ORIGINAL RESEARCH article
Sec. Nuclear Medicine
Volume 8 - 2021 | https://doi.org/10.3389/fmed.2021.647379
Clickable Radiocomplexes With Trivalent Radiometals for Cancer Theranostics: In vitro and in vivo Studies
- 1Centro de Ciências e Tecnologias Nucleares, Instituto Superior Técnico, Universidade de Lisboa, Campus Tecnológico e Nuclear, Lisbon, Portugal
- 2Departamento de Engenharia e Ciências Nucleares, Instituto Superior Técnico, Universidade de Lisboa, Lisbon, Portugal
- 3National Centre for Nuclear Research, Radioisotope Centre POLATOM, Otwock, Poland
Pre-targeting approaches based on the inverse-electron-demand Diels-Alder (iEDDA) reaction between strained trans-cyclooctenes (TCO) and electron-deficient tetrazines (Tz) have emerged in recent years as valid alternatives to classic targeted strategies to improve the diagnostic and therapeutic properties of radioactive probes. To explore these pre-targeting strategies based on in vivo click chemistry, a small family of clickable chelators was synthesized and radiolabelled with medically relevant trivalent radiometals. The structure of the clickable chelators was diversified to modulate the pharmacokinetics of the resulting [111In]In-radiocomplexes, as assessed upon injection in healthy mice. The derivative DOTA-Tz was chosen to pursue the studies upon radiolabelling with 90Y, yielding a radiocomplex with high specific activity, high radiochemical yields and suitable in vitro stability. The [90Y]Y-DOTA-Tz complex was evaluated in a prostate cancer PC3 xenograft by ex-vivo biodistribution studies and Cerenkov luminescence imaging (CLI). The results highlighted a quick elimination through the renal system and no relevant accumulation in non-target organs or non-specific tumor uptake. Furthermore, a clickable bombesin antagonist was injected in PC3 tumor-bearing mice followed by the radiocomplex [90Y]Y-DOTA-Tz, and the mice imaged by CLI at different post-injection times (p.i.). Analysis of the images 15 min and 1 h p.i. pointed out an encouraging quick tumor uptake with a fast washout, providing a preliminary proof of concept of the usefulness of the designed clickable complexes for pre-targeting strategies. To the best of our knowledge, the use of peptide antagonists for this purpose was not explored before. Further investigations are needed to optimize the pre-targeting approach based on this type of biomolecules and evaluate its eventual advantages.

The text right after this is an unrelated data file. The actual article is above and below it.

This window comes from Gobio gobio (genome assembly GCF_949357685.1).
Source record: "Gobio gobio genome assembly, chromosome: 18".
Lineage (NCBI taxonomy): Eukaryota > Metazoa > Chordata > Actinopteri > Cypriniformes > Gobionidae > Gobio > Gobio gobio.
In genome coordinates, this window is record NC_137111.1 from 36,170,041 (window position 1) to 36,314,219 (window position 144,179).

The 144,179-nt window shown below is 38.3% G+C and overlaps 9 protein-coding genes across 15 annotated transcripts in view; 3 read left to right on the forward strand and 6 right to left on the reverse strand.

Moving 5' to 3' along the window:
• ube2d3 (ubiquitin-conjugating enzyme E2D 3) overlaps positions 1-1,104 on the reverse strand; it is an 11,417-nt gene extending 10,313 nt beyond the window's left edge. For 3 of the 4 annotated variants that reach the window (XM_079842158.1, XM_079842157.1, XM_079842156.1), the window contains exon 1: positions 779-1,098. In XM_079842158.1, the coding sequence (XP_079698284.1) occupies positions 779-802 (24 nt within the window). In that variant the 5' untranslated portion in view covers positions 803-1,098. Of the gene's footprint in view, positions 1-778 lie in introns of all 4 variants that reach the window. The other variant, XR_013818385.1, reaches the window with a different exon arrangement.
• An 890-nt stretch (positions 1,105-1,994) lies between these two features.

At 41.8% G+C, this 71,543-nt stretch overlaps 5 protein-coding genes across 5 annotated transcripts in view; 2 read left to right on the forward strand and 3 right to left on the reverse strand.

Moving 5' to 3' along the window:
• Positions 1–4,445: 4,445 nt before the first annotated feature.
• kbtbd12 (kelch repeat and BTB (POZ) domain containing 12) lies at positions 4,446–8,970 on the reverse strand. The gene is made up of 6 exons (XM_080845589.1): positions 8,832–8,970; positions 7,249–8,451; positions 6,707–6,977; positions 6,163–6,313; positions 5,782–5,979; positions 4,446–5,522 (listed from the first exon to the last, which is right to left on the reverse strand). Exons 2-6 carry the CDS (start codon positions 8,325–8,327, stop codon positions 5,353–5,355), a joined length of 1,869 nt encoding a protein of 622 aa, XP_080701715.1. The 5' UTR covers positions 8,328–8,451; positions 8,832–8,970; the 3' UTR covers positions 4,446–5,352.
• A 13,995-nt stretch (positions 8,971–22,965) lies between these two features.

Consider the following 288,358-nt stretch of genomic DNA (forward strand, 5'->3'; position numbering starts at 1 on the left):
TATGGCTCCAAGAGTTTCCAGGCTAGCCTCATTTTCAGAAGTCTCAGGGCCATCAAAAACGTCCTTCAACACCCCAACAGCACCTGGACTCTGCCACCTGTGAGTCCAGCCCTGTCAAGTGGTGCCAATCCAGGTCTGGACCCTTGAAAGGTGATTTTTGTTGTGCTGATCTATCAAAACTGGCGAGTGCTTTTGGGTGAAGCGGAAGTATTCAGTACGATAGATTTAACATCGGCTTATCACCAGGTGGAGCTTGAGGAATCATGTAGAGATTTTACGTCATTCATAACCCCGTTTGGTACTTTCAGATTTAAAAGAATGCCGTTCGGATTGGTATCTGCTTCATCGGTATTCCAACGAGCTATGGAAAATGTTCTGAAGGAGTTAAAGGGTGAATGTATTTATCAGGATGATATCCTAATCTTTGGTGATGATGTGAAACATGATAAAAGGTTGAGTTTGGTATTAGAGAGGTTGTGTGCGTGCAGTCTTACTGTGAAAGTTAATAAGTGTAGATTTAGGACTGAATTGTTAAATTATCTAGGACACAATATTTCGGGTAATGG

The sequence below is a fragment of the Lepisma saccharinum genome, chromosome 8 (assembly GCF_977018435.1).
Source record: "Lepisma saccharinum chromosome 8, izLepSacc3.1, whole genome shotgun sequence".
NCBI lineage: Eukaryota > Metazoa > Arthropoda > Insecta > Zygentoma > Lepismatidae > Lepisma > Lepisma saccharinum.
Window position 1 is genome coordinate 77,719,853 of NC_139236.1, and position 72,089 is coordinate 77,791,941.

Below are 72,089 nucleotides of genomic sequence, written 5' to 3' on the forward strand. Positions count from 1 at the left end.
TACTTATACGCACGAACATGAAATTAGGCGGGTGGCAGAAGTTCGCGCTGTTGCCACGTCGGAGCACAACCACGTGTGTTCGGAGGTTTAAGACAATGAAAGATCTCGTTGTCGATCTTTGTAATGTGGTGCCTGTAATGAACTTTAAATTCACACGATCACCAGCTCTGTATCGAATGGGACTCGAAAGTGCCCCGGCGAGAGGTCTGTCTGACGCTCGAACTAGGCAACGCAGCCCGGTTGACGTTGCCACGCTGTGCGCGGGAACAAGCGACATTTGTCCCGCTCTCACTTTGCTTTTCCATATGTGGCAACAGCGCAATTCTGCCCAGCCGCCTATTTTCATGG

Radiometals have always played a pivotal role in nuclear medicine and, in recent years, the renewed interest in theranostics further contributed to their spread and popularity (1–3). This broad group of radioisotopes in fact, is extremely diverse and includes alpha, beta and Auger emitters for therapy as well as gamma and positron emitters for SPECT and PET imaging (4, 5). The macrocycle DOTA is considered one of the gold standards in nuclear medicine and in the last 25 years, DOTA-based chelators had a tremendous impact in various medical imaging modalities such as PET, SPECT, MRI and fluorescence imaging (6). Its widespread use is mainly due to its versatility that allows the complexation of different metal ions, but also to its easy functionalization, allowing the most diversified pre-clinical and clinical applications (7–10).